By Steven | April 4, 2013
Justice Minister Judith Collins has (by and large) accepted the Law Commission’s recommendations to better protect victims of cyber-harrassment. (I have explained and defended and critiqued and defended again the Law Commission’s proposals elsewhere).
Note that this is not the same as the Law Commission’s recently confirmed plan to set up a one-stop regulator for the news media (discussed here and in subsequent posts). That only applies to news and current affairs and it only applies to those who voluntarily sign up. The new cyber-bullying civil remedies, by contrast, apply to everyone except the news media who sign up to that regulator. And the new criminal reforms apply to everyone, fullstop.
I think these reforms are justified. The Law Commission has made a good case that there’s plenty of cyber-bullying going on, and some of it is very harmful indeed. Most of the criminal law changes are about tweaking the law to ensure that it can apply online. The new civil remedy, which includes take-down orders made by judges, is beset by protections for free speech, so it ought not to be used except where strictly justified. To get a take-down order, you’ll have to do all of the following:
– show that someone has caused you digital harm, which can include significant emotional distress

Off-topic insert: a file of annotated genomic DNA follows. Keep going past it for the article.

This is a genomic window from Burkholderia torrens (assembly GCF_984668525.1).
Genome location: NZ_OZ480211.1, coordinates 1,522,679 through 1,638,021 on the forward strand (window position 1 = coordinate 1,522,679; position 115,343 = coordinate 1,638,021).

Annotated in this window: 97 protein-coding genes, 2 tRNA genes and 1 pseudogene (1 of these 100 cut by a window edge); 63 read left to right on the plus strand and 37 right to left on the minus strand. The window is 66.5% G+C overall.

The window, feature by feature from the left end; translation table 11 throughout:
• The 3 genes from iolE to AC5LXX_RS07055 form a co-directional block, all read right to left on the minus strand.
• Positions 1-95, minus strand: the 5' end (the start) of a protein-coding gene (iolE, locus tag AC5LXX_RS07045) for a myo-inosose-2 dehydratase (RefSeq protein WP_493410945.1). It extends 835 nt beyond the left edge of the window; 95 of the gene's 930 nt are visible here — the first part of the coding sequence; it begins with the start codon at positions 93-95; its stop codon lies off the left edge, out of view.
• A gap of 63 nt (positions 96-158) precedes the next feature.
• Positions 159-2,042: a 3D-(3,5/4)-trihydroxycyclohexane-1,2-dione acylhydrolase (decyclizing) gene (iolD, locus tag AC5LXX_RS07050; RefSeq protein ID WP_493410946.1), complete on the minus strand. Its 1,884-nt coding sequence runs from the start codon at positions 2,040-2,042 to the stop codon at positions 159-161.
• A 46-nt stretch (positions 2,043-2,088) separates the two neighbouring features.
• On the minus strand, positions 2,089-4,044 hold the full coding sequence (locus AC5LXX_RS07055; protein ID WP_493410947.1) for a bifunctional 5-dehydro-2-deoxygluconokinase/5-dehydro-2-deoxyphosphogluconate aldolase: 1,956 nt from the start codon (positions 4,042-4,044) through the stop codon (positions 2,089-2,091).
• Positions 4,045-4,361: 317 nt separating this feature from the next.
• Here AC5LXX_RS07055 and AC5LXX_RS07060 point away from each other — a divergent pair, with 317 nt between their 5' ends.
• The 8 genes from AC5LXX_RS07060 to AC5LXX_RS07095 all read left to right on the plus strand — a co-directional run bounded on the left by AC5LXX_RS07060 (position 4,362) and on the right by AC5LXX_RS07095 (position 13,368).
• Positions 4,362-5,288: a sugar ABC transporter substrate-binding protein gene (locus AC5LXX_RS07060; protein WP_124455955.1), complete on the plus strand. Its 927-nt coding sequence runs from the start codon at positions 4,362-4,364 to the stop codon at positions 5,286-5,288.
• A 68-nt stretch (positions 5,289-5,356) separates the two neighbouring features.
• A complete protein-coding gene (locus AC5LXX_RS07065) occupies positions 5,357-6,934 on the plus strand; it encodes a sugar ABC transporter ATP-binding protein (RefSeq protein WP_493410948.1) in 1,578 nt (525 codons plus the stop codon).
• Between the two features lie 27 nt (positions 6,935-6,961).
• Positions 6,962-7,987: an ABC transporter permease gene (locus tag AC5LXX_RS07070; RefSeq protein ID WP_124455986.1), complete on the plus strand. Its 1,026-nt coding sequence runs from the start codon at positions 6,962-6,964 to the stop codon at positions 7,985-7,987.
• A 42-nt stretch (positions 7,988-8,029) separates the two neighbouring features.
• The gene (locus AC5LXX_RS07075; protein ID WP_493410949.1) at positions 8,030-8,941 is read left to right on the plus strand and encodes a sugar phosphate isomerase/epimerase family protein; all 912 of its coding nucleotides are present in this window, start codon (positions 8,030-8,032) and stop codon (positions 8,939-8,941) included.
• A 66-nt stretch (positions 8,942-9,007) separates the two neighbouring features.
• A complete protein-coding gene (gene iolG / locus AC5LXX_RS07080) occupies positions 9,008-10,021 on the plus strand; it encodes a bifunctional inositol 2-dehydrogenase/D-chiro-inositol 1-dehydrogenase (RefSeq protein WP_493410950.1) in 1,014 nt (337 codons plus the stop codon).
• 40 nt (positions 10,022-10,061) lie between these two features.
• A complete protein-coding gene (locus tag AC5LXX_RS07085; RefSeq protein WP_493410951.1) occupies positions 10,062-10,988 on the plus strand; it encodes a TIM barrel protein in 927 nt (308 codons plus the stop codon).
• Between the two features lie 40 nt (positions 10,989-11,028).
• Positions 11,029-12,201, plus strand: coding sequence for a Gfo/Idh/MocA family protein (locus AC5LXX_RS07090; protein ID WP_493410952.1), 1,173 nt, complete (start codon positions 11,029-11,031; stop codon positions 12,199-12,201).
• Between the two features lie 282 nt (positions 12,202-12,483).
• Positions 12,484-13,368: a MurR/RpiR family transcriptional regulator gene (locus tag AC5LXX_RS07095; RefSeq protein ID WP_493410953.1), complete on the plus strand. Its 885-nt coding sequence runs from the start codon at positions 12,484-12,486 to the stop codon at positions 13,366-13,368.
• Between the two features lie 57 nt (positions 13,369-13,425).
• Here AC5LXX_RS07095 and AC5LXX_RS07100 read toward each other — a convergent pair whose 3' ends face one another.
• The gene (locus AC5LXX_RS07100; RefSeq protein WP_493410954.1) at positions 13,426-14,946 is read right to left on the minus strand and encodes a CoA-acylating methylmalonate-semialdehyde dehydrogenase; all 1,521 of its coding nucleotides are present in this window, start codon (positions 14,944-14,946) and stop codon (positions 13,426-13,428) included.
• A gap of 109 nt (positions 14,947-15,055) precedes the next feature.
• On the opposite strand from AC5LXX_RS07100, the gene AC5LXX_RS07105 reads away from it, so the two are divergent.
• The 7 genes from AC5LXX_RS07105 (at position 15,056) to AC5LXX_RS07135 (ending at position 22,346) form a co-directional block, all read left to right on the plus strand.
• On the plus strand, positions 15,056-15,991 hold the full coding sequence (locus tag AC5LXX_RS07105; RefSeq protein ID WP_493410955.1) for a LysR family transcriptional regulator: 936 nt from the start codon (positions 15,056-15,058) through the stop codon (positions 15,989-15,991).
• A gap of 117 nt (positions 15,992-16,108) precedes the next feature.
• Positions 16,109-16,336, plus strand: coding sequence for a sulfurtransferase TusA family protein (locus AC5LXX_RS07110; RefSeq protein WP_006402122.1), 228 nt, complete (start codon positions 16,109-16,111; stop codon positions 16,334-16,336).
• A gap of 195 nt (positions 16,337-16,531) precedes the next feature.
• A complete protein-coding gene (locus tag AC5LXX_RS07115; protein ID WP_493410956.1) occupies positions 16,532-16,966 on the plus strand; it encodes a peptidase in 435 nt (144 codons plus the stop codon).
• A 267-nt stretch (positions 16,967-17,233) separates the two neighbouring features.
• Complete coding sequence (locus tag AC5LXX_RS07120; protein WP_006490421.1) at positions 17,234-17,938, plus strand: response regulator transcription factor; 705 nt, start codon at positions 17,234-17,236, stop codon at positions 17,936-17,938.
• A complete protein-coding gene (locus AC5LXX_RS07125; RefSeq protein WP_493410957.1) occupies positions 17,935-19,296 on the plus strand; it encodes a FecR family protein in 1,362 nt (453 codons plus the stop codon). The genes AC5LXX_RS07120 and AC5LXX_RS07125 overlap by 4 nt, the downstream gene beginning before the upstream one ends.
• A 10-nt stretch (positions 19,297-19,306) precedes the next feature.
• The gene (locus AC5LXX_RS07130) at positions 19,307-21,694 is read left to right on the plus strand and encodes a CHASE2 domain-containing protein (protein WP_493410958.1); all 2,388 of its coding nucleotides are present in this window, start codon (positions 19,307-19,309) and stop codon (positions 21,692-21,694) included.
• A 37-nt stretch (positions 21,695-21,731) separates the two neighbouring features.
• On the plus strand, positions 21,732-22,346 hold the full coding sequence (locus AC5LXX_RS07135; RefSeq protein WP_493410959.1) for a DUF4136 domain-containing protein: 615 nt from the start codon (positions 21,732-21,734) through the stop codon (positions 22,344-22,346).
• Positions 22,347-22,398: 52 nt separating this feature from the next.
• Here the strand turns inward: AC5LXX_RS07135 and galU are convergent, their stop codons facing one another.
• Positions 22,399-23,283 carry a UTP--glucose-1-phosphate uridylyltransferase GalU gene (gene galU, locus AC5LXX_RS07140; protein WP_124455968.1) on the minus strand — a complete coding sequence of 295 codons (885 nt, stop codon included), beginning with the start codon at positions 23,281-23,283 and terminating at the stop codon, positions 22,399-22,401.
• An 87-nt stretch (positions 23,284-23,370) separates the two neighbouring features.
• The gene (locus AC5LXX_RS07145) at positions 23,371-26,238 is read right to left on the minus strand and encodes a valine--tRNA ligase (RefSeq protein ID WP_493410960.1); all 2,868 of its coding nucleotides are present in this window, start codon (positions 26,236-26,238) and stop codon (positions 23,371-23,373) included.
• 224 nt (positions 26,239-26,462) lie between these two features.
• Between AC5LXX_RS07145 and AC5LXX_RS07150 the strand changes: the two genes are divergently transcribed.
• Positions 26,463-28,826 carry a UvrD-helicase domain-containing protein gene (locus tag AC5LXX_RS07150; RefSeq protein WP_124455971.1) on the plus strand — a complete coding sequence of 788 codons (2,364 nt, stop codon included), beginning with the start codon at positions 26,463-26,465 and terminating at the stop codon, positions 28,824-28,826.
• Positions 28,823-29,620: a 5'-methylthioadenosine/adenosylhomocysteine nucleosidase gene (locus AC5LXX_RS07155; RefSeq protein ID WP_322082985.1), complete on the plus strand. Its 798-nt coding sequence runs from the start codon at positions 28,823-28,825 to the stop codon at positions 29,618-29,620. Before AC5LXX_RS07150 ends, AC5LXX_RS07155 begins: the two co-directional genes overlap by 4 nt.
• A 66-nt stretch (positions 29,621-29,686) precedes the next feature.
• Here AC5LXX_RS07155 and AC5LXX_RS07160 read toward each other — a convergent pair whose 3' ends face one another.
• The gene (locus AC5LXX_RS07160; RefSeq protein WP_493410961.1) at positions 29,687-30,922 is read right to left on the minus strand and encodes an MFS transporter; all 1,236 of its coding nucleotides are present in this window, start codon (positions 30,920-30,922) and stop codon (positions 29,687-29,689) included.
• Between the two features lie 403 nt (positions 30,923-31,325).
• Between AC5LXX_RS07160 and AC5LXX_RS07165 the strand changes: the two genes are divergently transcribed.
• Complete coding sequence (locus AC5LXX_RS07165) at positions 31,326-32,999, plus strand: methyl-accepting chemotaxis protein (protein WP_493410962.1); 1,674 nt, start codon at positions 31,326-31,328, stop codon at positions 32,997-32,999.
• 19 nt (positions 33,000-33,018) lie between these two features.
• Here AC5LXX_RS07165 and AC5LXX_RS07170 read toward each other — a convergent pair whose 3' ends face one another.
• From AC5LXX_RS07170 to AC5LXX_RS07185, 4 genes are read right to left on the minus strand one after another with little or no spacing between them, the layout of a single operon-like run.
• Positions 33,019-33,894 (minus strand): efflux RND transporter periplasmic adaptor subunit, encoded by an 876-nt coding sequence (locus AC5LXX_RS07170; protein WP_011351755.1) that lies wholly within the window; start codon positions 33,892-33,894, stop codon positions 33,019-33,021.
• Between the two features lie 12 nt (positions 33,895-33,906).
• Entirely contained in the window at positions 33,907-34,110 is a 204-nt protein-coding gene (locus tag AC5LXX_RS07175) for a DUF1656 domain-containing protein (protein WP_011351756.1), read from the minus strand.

– show that they’ve done so by breaching one of ten principles, designed to reflect existing law (eg they’ve disclosed sensitive personal facts about you, or has been intimidating or threatening)
– take your complaint to an approved agency (which might be Netsafe), who can give you advice, and perhaps try to resolve the complaint by mediation
– (it seems) obtain Netsafe’s certification that its attempts to resolve the situation have failed and the case is appropriate to go before a judge
– convince a judge that one or more of the principles have been breached, causing you harm
– convince a judge that the context of the digital communication and the surrounding circumstances do not tell against a remedy
– convince a judge that the Bill of Rights guarantee of free speech does not tell against a remedy
If you can do all that, you may get a take-down order, or a right of reply, or a correction, but you won’t be able to get damages. And the person concerned may appeal. So there are sufficient protections, I think, against abuse. Still, I expect there to be wails of protest from free speech absolutists, who are unlikely to draw attention to the protections I’ve just set out, and may not even be aware of them.
I still have some concerns, and they’re mostly set out in my critique of the Law Commission’s report.
But some are new. The biggest difference between the Law Commission’s recommendations and the government’s plan is the dumping of the separate Communications Tribunal. Instead, District Court judges are to be given powers to hear these cases and make these orders. What’s that you say? Is our entire body of district court judges tech-savvy enough, and alive enough to the nuances of the Bill of Rights, to handle these cases? How many of them have, for example, visited Facebook or read a tweet? The Law Commission proposed a panel of specialist judges with this interest and skill (come in: David Harvey) to head the tribunal. No problem, says the government. “It is envisaged that in assigning cases account would be taken of a particular judge’s interest, understanding and expertise in media law. This would allow greater expertise in the subject matter to be developed over time.”